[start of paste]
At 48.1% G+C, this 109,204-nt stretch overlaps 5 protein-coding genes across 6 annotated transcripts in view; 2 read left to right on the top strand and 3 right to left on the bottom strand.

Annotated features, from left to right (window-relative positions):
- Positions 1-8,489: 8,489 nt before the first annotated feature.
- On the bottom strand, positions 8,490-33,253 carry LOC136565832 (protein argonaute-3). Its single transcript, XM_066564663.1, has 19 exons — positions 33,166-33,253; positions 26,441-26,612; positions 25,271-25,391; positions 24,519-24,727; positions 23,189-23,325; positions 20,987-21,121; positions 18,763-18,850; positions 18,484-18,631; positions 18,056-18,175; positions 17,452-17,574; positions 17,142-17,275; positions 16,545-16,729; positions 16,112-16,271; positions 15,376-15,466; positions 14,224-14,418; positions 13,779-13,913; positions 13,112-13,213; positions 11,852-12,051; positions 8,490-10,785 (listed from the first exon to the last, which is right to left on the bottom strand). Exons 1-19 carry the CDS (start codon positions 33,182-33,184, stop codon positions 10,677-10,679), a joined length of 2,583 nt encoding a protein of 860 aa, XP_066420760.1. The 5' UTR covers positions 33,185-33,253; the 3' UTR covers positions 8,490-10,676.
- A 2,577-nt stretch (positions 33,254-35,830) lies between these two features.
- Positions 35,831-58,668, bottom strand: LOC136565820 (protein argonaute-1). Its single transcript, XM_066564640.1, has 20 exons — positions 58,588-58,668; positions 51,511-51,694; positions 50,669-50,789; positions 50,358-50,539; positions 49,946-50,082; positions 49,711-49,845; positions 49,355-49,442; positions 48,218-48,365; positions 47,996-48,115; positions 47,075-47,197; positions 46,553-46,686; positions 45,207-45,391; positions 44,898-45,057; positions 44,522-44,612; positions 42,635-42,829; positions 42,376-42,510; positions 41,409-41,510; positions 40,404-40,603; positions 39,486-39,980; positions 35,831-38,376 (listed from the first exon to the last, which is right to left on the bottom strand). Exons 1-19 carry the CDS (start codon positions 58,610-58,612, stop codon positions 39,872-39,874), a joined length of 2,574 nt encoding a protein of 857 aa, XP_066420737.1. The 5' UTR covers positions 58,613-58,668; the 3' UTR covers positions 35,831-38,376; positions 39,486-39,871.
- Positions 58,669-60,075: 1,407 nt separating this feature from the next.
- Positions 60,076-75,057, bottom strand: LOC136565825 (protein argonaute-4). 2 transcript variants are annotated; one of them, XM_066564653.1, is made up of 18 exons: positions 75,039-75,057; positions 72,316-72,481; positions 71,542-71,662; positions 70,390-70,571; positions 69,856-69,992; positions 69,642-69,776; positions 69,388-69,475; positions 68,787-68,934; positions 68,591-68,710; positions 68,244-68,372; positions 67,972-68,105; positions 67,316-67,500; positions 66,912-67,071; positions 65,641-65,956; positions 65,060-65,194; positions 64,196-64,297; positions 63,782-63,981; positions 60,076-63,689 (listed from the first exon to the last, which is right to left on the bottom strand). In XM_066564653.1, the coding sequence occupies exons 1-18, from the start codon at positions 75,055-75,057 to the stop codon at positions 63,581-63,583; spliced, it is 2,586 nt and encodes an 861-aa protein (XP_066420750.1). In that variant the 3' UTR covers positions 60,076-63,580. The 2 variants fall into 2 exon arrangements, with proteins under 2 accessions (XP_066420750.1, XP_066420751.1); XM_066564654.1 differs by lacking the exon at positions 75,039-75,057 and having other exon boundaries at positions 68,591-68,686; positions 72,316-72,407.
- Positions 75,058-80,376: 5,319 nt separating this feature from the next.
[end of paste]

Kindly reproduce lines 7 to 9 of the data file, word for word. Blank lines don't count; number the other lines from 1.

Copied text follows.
- Positions 58,669-60,075: 1,407 nt separating this feature from the next.
- Positions 60,076-75,057, bottom strand: LOC136565825 (protein argonaute-4). 2 transcript variants are annotated; one of them, XM_066564653.1, is made up of 18 exons: positions 75,039-75,057; positions 72,316-72,481; positions 71,542-71,662; positions 70,390-70,571; positions 69,856-69,992; positions 69,642-69,776; positions 69,388-69,475; positions 68,787-68,934; positions 68,591-68,710; positions 68,244-68,372; positions 67,972-68,105; positions 67,316-67,500; positions 66,912-67,071; positions 65,641-65,956; positions 65,060-65,194; positions 64,196-64,297; positions 63,782-63,981; positions 60,076-63,689 (listed from the first exon to the last, which is right to left on the bottom strand). In XM_066564653.1, the coding sequence occupies exons 1-18, from the start codon at positions 75,055-75,057 to the stop codon at positions 63,581-63,583; spliced, it is 2,586 nt and encodes an 861-aa protein (XP_066420750.1). In that variant the 3' UTR covers positions 60,076-63,580. The 2 variants fall into 2 exon arrangements, with proteins under 2 accessions (XP_066420750.1, XP_066420751.1); XM_066564654.1 differs by lacking the exon at positions 75,039-75,057 and having other exon boundaries at positions 68,591-68,686; positions 72,316-72,407.
- Positions 75,058-80,376: 5,319 nt separating this feature from the next.